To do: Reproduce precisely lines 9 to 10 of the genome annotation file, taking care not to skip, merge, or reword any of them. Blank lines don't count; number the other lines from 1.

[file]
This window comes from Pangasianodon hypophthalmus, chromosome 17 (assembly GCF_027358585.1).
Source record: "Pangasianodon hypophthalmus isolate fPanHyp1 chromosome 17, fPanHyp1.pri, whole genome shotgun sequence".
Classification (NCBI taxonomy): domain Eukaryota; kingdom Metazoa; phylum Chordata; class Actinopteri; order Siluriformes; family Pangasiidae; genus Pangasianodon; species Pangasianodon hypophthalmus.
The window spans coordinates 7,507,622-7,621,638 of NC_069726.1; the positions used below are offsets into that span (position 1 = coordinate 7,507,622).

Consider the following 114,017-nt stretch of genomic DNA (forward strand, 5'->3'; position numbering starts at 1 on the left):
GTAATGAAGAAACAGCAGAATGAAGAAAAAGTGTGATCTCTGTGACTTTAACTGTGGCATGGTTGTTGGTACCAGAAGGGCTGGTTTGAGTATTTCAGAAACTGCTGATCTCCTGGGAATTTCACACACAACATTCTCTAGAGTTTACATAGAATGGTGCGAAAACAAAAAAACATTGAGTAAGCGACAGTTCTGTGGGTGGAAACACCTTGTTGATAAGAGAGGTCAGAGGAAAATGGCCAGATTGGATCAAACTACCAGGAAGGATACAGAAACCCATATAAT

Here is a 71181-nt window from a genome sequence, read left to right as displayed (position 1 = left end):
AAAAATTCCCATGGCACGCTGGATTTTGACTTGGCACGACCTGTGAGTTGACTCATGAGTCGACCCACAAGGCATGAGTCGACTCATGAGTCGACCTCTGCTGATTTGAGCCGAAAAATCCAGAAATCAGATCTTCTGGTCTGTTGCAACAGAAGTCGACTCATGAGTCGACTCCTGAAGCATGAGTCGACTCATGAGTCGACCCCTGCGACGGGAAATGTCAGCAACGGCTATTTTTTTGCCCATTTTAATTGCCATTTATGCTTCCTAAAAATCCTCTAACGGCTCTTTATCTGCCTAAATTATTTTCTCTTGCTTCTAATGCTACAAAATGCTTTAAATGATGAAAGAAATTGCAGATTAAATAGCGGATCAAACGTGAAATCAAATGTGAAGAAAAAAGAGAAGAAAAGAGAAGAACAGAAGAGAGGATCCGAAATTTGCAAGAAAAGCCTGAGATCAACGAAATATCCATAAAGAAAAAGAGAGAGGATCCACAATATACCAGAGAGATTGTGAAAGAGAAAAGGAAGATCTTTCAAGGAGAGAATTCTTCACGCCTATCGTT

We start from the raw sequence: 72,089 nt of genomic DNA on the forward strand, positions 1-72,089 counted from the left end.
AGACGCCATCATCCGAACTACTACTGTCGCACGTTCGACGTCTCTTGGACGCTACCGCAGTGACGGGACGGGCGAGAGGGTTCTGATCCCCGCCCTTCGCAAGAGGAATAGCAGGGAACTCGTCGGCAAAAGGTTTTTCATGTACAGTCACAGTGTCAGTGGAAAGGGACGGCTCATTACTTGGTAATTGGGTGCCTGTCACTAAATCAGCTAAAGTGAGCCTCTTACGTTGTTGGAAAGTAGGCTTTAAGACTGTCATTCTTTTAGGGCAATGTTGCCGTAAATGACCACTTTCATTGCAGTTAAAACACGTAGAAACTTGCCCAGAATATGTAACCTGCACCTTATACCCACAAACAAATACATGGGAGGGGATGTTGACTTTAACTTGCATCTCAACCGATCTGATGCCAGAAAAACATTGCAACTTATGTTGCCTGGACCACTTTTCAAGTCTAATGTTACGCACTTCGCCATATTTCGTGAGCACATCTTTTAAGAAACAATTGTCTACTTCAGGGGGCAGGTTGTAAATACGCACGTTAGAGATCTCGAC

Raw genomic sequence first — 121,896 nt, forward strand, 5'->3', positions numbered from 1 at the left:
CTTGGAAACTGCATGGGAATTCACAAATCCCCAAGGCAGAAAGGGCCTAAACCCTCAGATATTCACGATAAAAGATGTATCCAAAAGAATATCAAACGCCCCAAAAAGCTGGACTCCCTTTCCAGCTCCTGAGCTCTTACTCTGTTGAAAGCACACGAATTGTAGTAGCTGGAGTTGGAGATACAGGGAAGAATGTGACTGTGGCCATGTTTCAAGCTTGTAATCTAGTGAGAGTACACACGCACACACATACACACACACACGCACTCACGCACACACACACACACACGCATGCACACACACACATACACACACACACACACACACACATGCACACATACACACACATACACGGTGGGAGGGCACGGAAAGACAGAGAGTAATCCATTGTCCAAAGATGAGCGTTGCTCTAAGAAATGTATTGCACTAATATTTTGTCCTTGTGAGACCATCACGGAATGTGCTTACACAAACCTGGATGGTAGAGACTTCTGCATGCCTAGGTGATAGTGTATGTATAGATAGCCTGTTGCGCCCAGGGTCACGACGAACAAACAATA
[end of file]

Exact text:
We start from the raw sequence: 72,089 nt of genomic DNA on the forward strand, positions 1-72,089 counted from the left end.
AGACGCCATCATCCGAACTACTACTGTCGCACGTTCGACGTCTCTTGGACGCTACCGCAGTGACGGGACGGGCGAGAGGGTTCTGATCCCCGCCCTTCGCAAGAGGAATAGCAGGGAACTCGTCGGCAAAAGGTTTTTCATGTACAGTCACAGTGTCAGTGGAAAGGGACGGCTCATTACTTGGTAATTGGGTGCCTGTCACTAAATCAGCTAAAGTGAGCCTCTTACGTTGTTGGAAAGTAGGCTTTAAGACTGTCATTCTTTTAGGGCAATGTTGCCGTAAATGACCACTTTCATTGCAGTTAAAACACGTAGAAACTTGCCCAGAATATGTAACCTGCACCTTATACCCACAAACAAATACATGGGAGGGGATGTTGACTTTAACTTGCATCTCAACCGATCTGATGCCAGAAAAACATTGCAACTTATGTTGCCTGGACCACTTTTCAAGTCTAATGTTACGCACTTCGCCATATTTCGTGAGCACATCTTTTAAGAAACAATTGTCTACTTCAGGGGGCAGGTTGTAAATACGCACGTTAGAGATCTCGAC